Average reading time: 2 minutes 10 seconds.
Many of us think that recognition and appreciation are the same thing, but they are not.
And the distinction isn’t just one of semantics. It truly matters.
Especially to those of us in leadership and management positions.
I recently watched Mike Robbins’ TED Talk on the topic, which you should definitely go ahead and watch right now. Here’s my take on how he defines recognition and appreciation.
Recognition is positive feedback based on performance or results. In other words, when you produce a positive result, you get recognised. But recognition is time sensitive and finite, i.e. there is only so much recognition that can be given before it becomes meaningless or insincere.
Appreciation is about appreciating people for who they are, not just what they do. In a study at UC Berkeley, the research showed that people were 43% more effective and productive when they felt their manager valued and cared for them. This was in contrast to being just 23% percent more productive when they felt recognised for the work they did.
One of the most effective ways to show people we appreciate them is by sending hand-written notes to those we lead. An activity that takes just a couple of minutes and costs no more than a few pennies or cents.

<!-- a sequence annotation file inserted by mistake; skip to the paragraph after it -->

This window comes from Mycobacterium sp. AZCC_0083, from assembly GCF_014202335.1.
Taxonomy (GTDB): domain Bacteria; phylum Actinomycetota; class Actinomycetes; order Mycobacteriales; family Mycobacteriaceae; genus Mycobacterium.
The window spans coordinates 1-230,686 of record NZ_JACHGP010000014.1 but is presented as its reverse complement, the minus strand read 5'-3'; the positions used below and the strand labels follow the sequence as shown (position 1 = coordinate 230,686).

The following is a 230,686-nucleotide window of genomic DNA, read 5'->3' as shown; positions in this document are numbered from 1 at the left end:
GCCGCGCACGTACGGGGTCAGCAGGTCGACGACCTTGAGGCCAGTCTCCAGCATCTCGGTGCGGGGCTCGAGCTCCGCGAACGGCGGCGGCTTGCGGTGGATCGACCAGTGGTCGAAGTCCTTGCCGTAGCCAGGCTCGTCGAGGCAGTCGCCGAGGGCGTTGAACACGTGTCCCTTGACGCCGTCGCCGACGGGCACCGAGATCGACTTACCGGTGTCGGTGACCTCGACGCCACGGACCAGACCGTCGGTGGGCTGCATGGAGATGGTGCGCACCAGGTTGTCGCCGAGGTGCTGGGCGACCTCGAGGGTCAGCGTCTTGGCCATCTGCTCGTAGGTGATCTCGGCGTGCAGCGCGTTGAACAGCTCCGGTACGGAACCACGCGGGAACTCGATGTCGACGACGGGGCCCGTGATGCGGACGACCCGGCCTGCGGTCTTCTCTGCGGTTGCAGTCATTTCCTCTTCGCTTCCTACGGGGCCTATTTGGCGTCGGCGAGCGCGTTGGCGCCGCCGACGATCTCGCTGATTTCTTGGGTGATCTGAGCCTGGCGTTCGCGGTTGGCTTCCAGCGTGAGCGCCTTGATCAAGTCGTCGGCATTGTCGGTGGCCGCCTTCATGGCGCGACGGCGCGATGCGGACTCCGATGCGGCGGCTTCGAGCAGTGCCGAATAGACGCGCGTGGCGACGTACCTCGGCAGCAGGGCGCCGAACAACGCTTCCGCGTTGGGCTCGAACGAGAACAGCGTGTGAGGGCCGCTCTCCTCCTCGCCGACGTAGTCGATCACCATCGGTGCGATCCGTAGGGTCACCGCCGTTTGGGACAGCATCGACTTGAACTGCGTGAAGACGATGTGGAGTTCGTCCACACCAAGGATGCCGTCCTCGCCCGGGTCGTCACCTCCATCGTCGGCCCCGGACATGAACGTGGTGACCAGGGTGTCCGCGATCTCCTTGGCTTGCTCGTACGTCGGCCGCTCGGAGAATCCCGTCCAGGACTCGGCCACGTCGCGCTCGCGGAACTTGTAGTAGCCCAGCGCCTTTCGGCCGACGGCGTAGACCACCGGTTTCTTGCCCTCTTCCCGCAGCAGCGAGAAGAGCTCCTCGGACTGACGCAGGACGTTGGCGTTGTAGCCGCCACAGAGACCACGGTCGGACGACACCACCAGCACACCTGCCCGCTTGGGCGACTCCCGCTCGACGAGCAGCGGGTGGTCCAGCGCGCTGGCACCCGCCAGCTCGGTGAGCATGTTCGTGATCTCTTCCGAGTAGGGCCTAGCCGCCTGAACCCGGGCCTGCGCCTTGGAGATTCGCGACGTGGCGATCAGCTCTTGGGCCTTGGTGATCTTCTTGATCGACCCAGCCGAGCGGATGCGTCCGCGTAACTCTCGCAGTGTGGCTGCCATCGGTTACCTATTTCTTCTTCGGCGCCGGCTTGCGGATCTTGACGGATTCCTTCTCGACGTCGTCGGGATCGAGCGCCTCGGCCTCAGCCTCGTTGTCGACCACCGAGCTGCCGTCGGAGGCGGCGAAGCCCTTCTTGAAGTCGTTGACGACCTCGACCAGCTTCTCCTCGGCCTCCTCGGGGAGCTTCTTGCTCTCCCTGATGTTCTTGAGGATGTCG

I was talking about this practice with an Executive Team this month who lead a team of 9,000 people. Two members of the team mentioned the fact that they still had a hand-written note in their desk drawer from a former boss.
When they told the story, those people came alive. Their eyes lit up. Their energy changed.
In that moment, it was clear to me that those two people would have done anything for that leader.
Sheldon Yellen, the CEO of Belfor Holdings Inc, writes 9,200 cards to his team each year. These include thank you cards, anniversary cards, birthdays cards, even cards to the children of his employees when they are sick.
Doug Conant, the former CEO of Campbell’s Soup, wrote 30,000 cards in his ten-year tenure at the firm. By my maths that’s around 58 cards per week.
I’m not suggesting you need to send that many thank you cards. But imagine the impact if you did.
And what if you started by sending one in the next 24 hours?
I hope this article has inspired you to start writing thank you notes to those that you lead. But inspiration doesn’t always lead to action.
If you really want to act on what I’ve shared, simply put a ten-minute weekly appointment in your calendar to prompt you to look for opportunities to show your team that you appreciate them.
If you wrote just two cards per week in that period, that would add up to 104 thank you cards per year… and what impact would that have?